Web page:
points, the strategic spots in a city into which an observer can enter, and which are the intensive foci to and from which (s)he is traveling.
linear elements not used or considered as paths by the observer. They are the boundaries between two phases, linear breaks in continuity: shores, railroad cuts, edges of development, walls.
The intersection of Church & 18th St creates a node where several transportation systems intersect. The node is defined by large areas of pavement exposed on all of the corners of the intersection where people congregate Along the west Side of Dolores Park, there is a steep drop-off and railroad tracks dividing the park while they wait for their train or bus. It's a common meeting place for park goers before they get lost in the From the residences on the other side. This edge is also created by the train tracks that run the length of crowds that form on warm days. the park. This example of an edge blurs it's exact distinction because it also serves as a path for the trains A street ending can become a node because it stops the flow of traffic, pedestrian and car. The Street ending And along the west wall, there is a pedestrian path carved into the hillside. The edge though is still strong I found in the mission also was located near a public basketball court and tennis court. The surrounding because of the danger involved in crossing it. In order to get across the edge safely, one must use the buildings are backed up a bit to open up the space, and a little pocket for gathering forms. bridge in the middle of the park which happens to be part of a long pathway extending through the park Another node which has formed at the intersection of several major transportation routes is the corner of and continues down 19th St. or go to either extreme side. In a very urban city, the edges of parks can Castro and Market St. Again, large areas of sidewalk are exposed on the corners where people wait for their block the outside view and create an oasis in the middle of the city. trains, buses, etc. This node also serves as an intersection of the two main commerce â€œdragsâ€? that make up the Castro. It is the epicenter of all of the action. Because of the heavy pedestrian population and changes in train routes, the neighborhood converted the corner into a gathering space with traffic blockades, tables and chairs and a performance space (whether it was intended for that purpose is questionable.)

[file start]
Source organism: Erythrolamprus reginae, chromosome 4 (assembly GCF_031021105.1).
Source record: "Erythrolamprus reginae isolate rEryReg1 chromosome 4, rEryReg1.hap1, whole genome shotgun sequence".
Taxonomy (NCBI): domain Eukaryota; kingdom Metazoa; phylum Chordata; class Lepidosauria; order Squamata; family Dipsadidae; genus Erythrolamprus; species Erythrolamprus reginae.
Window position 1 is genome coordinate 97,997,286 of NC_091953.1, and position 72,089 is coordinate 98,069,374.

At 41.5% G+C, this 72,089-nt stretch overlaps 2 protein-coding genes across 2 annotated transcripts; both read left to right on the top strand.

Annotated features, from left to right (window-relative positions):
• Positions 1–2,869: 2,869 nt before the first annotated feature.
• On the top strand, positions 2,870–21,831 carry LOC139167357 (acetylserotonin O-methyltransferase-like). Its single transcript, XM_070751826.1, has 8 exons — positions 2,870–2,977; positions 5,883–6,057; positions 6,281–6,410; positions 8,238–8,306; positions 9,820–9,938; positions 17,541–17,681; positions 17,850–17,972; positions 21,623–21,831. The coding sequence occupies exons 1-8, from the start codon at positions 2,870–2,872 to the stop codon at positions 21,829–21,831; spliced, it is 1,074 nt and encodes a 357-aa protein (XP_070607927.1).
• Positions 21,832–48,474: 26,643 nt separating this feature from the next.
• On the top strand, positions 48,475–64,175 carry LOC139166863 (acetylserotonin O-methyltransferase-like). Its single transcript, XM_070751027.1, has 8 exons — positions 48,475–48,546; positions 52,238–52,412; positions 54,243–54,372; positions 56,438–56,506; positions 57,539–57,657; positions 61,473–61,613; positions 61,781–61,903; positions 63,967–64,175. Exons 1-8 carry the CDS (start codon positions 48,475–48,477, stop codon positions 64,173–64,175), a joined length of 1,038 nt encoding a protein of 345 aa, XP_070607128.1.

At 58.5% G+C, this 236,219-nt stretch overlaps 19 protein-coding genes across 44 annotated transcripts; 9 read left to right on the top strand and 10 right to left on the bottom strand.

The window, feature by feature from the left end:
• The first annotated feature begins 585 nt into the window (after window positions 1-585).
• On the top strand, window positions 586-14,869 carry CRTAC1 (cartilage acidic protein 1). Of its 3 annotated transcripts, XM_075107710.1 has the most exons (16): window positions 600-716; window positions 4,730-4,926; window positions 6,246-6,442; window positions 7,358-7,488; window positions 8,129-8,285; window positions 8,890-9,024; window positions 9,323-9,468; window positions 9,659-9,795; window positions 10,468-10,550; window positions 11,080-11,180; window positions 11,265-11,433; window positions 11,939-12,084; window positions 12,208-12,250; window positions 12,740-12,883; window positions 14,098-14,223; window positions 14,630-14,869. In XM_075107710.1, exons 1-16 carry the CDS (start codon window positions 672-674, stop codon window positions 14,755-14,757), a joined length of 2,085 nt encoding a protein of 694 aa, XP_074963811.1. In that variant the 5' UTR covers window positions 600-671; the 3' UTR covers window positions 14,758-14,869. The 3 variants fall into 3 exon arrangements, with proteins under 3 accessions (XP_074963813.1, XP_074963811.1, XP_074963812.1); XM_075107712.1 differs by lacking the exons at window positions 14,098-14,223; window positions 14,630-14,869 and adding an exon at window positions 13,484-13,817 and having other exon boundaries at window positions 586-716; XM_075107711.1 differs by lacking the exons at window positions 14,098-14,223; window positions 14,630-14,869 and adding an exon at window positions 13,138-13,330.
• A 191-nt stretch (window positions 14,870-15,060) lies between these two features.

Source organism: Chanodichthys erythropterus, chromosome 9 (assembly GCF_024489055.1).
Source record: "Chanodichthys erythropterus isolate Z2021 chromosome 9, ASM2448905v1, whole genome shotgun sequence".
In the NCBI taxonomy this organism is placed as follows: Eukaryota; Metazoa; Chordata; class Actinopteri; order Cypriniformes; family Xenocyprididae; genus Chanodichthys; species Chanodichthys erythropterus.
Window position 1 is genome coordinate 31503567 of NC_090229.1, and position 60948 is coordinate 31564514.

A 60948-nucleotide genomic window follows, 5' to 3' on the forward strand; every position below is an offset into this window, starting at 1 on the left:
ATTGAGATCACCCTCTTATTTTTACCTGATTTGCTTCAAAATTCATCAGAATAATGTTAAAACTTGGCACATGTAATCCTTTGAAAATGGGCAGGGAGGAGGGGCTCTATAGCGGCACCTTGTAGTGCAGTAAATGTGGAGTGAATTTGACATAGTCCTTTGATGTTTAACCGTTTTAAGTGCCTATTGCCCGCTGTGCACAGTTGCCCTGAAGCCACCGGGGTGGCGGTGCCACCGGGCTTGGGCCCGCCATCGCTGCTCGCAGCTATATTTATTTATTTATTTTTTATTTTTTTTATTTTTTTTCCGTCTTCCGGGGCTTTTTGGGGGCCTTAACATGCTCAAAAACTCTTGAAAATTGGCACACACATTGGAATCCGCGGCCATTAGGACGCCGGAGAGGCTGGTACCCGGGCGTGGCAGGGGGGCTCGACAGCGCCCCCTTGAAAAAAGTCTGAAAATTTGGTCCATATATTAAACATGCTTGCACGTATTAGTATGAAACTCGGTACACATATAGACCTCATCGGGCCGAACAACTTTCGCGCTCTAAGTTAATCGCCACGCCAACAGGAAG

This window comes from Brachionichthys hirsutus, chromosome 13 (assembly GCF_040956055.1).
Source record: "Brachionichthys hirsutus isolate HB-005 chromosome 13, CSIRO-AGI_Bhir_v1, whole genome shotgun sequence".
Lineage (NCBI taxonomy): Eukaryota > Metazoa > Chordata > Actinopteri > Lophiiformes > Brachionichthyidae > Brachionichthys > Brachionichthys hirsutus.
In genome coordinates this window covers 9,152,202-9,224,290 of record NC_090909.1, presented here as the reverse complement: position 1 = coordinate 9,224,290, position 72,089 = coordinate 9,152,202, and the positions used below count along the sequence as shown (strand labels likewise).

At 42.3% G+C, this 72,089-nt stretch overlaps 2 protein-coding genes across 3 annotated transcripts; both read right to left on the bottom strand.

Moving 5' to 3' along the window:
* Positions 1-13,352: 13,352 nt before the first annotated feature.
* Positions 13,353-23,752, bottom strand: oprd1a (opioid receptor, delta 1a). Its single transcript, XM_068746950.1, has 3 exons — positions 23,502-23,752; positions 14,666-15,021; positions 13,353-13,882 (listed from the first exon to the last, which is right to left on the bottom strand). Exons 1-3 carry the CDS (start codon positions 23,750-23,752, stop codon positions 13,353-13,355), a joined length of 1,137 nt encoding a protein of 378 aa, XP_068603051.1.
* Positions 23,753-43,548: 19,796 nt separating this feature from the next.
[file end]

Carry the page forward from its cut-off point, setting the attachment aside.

DISTRICT medium to large sections of the city, conceived of as having two dimensional extent, which the observer mentally enters â€œinside of,â€? and which are recognizable as having some common, identifying character.
Eric Fura ARCH 103: Architectural Design III: Spring 2013 City Image Project 1.29.13
The 3 districts I centered my initial explorations on were SOMA, the Mission and Castro. Each of these areas has its own identity yet the boundaries which separated them are very undefined. The major distinction between these neighborhoods is mostly defined by the culture of the people who inhabit them. The Mission is a very culturally diverse neighborhood with an emphasis on it's powerful and prideful Hispanic community. The Castro also attracts a particular demographic; the GLBT community has adopted the area and many of the establishments catered to meet their needs. Meanwhile, SOMA is an up and coming neighborhood which houses members of both of these communities while it continues to develop it's own personality. Both the Mission and Casrto are know for their vibrant colors whether it's the brilliant murals on Valencia or the pride flags that line Castro street. SOMA has been transforming itself from nondescript warehouses into a thriving area with high end lofts and plenty of nightlife. These neighborhoods often blend into each other for good reason in that they all embrace diversity as well as self preservation. (They also know how to have a good time!) All of the neighborhoods through street fairs and community events along their busiest streets from Castro to Mission to Folsom.